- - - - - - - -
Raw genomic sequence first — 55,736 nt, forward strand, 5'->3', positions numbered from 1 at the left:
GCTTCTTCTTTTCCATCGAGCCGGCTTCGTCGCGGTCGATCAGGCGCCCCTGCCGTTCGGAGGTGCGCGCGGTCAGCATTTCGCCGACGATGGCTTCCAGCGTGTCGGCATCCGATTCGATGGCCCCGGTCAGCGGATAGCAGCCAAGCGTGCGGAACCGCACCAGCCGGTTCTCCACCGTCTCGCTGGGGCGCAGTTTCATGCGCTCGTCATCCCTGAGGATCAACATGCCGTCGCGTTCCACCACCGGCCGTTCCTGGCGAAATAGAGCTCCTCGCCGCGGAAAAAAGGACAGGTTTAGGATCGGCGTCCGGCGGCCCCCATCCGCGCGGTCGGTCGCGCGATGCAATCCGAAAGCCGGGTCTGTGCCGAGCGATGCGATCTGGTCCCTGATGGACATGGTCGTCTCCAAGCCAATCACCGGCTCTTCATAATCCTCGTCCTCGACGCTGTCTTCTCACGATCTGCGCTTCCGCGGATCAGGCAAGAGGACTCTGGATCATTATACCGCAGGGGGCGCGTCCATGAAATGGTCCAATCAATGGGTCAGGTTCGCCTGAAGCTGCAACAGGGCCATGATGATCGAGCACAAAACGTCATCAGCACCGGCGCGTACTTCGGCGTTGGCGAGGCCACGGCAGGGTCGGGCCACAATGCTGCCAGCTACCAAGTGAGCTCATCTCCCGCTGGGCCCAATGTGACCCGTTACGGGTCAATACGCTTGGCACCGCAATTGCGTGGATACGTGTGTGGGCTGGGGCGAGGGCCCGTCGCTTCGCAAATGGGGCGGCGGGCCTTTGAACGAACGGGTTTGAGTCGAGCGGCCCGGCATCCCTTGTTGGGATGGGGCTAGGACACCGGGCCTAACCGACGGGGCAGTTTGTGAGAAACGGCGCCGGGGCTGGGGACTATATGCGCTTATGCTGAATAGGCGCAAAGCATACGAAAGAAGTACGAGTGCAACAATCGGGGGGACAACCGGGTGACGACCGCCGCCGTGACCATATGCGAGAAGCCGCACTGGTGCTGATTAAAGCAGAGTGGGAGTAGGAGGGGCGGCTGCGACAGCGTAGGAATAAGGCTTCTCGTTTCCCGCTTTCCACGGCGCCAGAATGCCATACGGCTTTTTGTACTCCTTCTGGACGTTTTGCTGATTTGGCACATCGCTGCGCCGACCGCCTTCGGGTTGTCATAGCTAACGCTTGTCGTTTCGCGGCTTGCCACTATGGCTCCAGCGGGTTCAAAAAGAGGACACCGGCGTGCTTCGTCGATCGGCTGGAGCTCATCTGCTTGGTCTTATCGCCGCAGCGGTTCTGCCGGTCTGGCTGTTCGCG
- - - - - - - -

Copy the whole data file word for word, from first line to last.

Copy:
Raw genomic sequence first — 55,736 nt, forward strand, 5'->3', positions numbered from 1 at the left:
GCTTCTTCTTTTCCATCGAGCCGGCTTCGTCGCGGTCGATCAGGCGCCCCTGCCGTTCGGAGGTGCGCGCGGTCAGCATTTCGCCGACGATGGCTTCCAGCGTGTCGGCATCCGATTCGATGGCCCCGGTCAGCGGATAGCAGCCAAGCGTGCGGAACCGCACCAGCCGGTTCTCCACCGTCTCGCTGGGGCGCAGTTTCATGCGCTCGTCATCCCTGAGGATCAACATGCCGTCGCGTTCCACCACCGGCCGTTCCTGGCGAAATAGAGCTCCTCGCCGCGGAAAAAAGGACAGGTTTAGGATCGGCGTCCGGCGGCCCCCATCCGCGCGGTCGGTCGCGCGATGCAATCCGAAAGCCGGGTCTGTGCCGAGCGATGCGATCTGGTCCCTGATGGACATGGTCGTCTCCAAGCCAATCACCGGCTCTTCATAATCCTCGTCCTCGACGCTGTCTTCTCACGATCTGCGCTTCCGCGGATCAGGCAAGAGGACTCTGGATCATTATACCGCAGGGGGCGCGTCCATGAAATGGTCCAATCAATGGGTCAGGTTCGCCTGAAGCTGCAACAGGGCCATGATGATCGAGCACAAAACGTCATCAGCACCGGCGCGTACTTCGGCGTTGGCGAGGCCACGGCAGGGTCGGGCCACAATGCTGCCAGCTACCAAGTGAGCTCATCTCCCGCTGGGCCCAATGTGACCCGTTACGGGTCAATACGCTTGGCACCGCAATTGCGTGGATACGTGTGTGGGCTGGGGCGAGGGCCCGTCGCTTCGCAAATGGGGCGGCGGGCCTTTGAACGAACGGGTTTGAGTCGAGCGGCCCGGCATCCCTTGTTGGGATGGGGCTAGGACACCGGGCCTAACCGACGGGGCAGTTTGTGAGAAACGGCGCCGGGGCTGGGGACTATATGCGCTTATGCTGAATAGGCGCAAAGCATACGAAAGAAGTACGAGTGCAACAATCGGGGGGACAACCGGGTGACGACCGCCGCCGTGACCATATGCGAGAAGCCGCACTGGTGCTGATTAAAGCAGAGTGGGAGTAGGAGGGGCGGCTGCGACAGCGTAGGAATAAGGCTTCTCGTTTCCCGCTTTCCACGGCGCCAGAATGCCATACGGCTTTTTGTACTCCTTCTGGACGTTTTGCTGATTTGGCACATCGCTGCGCCGACCGCCTTCGGGTTGTCATAGCTAACGCTTGTCGTTTCGCGGCTTGCCACTATGGCTCCAGCGGGTTCAAAAAGAGGACACCGGCGTGCTTCGTCGATCGGCTGGAGCTCATCTGCTTGGTCTTATCGCCGCAGCGGTTCTGCCGGTCTGGCTGTTCGCG